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Côte d'Ivoire: UN mission's military chief meets Government, rebel leaders

5 October 2007 The military head of the United Nations peacekeeping mission in Côte d’Ivoire (UNOCI) met this week with Government and former rebel army leaders to discuss aspects of the implementation of the Ouagadougou political accord between rival political groups in the divided West African nation.

Held at UNOCI headquarters in Abidjan, participants at the meeting, including UNOCI Force Commander General Fernand Marcel Amoussou, discussed the structure and work of the Integrated Command Centre, created under the Ouagadougou pact to unify the Ivorian military parties.

Participants also conferred on how the Centre can continue to support the ongoing pre-election identification scheme.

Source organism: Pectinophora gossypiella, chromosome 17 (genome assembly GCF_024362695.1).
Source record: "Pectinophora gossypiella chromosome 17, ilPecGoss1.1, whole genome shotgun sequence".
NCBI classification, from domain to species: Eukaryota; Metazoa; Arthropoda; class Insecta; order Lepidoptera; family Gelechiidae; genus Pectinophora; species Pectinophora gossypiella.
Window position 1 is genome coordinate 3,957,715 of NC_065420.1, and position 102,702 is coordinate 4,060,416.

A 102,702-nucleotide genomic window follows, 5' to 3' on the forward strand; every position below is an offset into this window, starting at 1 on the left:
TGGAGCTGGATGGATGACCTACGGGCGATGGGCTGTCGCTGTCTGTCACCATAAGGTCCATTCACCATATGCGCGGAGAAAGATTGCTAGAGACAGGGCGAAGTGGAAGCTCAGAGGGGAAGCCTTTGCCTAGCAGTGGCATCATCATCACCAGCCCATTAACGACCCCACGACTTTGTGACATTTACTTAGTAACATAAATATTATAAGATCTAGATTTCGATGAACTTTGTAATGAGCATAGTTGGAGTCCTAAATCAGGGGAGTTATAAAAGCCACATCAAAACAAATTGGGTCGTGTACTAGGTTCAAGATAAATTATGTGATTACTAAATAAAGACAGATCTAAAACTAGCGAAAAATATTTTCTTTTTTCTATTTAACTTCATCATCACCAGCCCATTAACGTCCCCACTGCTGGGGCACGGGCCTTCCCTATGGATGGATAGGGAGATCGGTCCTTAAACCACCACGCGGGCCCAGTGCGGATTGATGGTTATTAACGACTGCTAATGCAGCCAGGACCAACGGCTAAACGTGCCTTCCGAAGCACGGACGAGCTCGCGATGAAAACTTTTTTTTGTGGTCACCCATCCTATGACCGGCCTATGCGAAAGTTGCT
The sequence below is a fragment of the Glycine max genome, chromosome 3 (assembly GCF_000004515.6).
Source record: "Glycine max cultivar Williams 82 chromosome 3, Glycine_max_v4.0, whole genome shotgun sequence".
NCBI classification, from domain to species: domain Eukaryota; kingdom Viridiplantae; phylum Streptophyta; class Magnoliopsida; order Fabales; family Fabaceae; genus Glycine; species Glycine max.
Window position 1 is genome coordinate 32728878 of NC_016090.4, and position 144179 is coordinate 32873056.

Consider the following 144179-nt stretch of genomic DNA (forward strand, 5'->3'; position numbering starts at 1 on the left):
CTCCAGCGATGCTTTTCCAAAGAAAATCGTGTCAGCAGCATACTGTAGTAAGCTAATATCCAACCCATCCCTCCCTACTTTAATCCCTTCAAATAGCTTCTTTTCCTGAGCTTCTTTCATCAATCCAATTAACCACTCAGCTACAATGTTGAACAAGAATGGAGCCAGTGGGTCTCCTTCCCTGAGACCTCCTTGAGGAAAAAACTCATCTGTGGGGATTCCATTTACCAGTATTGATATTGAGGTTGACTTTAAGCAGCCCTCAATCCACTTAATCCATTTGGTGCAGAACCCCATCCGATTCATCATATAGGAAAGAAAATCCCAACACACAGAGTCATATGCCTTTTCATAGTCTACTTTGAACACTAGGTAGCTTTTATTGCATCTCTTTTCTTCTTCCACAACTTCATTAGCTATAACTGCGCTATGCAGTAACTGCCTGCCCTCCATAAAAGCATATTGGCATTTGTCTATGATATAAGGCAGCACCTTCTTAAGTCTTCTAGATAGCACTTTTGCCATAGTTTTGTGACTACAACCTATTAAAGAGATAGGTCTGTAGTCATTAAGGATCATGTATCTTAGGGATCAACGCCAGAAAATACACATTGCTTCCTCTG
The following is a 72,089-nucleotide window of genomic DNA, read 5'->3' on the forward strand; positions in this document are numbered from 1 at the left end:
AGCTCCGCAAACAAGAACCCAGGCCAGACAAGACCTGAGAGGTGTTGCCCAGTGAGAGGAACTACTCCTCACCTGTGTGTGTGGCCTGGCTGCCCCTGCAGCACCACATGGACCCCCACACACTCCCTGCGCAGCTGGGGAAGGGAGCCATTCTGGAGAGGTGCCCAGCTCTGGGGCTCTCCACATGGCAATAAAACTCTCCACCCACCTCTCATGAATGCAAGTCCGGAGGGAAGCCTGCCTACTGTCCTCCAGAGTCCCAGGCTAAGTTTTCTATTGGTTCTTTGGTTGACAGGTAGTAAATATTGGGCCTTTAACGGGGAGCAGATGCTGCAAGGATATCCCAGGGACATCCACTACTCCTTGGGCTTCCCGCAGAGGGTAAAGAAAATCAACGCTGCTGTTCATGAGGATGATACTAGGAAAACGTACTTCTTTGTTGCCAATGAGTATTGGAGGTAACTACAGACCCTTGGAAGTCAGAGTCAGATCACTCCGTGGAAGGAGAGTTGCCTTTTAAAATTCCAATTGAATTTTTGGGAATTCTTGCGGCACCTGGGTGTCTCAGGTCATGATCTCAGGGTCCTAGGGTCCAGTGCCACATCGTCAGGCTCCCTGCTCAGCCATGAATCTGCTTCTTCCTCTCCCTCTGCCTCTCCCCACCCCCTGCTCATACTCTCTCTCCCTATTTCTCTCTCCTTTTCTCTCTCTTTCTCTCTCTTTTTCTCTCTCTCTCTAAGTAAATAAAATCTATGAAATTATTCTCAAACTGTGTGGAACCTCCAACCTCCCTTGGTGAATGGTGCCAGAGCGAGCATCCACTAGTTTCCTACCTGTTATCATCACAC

The Ouagadougou agreement, reached in March this year, sets out a series of measures to deal with the political divide between the Government, which controls the south of the country, and Forces Nouvelles, which has held the north since 2002.

UNOCI was set up in 2004 with a mandate to monitor the cessation of hostilities between the warring parties and, among other goals, to contribute “to the security of the operations of identification of the population and registration of voters” and support “the organization of open, free, fair and transparent elections.”

As of the end of August, the mission had a strength of nearly 9,200 uniformed personnel, including almost 8,000 troops and over 1,130 police.

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